In recent years, attempts to get both medicinal and recreational marijuana legalization on the ballot in South Dakota have fallen short. However, there are currently two different legalization initiatives that are preparing to begin the process of signature gathering. Part of that process requires the state Attorney General to provide an explanation of the potential ballot measure. Recently, a description was released for a proposal that aims to legalize recreational cannabis – while also requiring the state implement medical marijuana laws and regulations for hemp production.
“The constitutional amendment legalizes the possession, use, transport, and distribution of marijuana and marijuana paraphernalia by people age 21 and older. Individuals may possess or distribute one ounce or less of marijuana,” Attorney General Jason Ravnsborg (R) wrote. “Marijuana plants and marijuana produced from those plants may also be possessed under certain conditions.”
Along with legalizing the growth, production, sale and possession of cannabis and cannabis products, the amendment would also introduce a 15 percent excise tax on marijuana sales. This revenue would be used to fund the implementation and regulation of legal cannabis sales, while the rest would go toward public education and the state’s general fund.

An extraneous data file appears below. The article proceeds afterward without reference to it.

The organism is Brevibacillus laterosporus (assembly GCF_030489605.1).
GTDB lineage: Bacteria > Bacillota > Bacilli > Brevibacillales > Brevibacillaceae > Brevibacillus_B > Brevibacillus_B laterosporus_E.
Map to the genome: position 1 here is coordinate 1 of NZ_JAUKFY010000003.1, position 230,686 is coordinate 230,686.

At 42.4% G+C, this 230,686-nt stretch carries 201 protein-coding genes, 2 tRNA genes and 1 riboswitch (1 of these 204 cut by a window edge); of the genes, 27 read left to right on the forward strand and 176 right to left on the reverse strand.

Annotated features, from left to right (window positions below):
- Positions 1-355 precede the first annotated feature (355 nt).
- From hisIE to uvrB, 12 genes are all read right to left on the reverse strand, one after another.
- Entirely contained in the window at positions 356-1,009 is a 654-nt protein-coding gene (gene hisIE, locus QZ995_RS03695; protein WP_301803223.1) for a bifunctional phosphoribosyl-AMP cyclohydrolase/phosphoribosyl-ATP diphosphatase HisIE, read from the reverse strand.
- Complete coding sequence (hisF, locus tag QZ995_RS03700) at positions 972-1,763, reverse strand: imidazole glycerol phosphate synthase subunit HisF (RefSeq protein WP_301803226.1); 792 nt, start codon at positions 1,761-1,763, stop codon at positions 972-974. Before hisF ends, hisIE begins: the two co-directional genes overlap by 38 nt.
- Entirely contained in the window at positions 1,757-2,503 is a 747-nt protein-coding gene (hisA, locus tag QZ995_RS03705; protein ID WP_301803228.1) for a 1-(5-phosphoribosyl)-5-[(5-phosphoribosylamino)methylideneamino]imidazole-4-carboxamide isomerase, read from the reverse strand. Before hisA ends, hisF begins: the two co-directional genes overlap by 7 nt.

“The Department must enact rules to implement and enforce this amendment,” the explanation states. “The amendment requires the Legislature to pass laws regarding medical use of marijuana. The amendment does not legalize hemp; it requires the Legislature to pass laws regulating the cultivation, processing, and sale of hemp.”
The second initiative, run by an organization called New Approach South Dakota, has announced that they have been certified to gather signatures. Each group is required to get 33,921 signatures if they want to put a constitutional amendment on the ballot – which the group behind the “full package” amendment that would completely legalize cannabis plans to do. But, it seems New Approach is planning to collect 16,961 signatures to put their proposal on the ballot as an initiated measure.
“New Approach will continue with our science- and fact-based educational approach to compassionate access,” Mentele said in an email response to KELOLAND questions.
These are not the only ballot measures that are working on getting certified to collect signatures – but these two likely have the funding and support needed to gather the required number of signatures. Both of these groups appear to have solid plans in place with the intention of gathering signatures steadily up until the day they need to be turned in this November. By the end of the year, we will know whether voters in South Dakota will get to decide on cannabis legalization in 2020.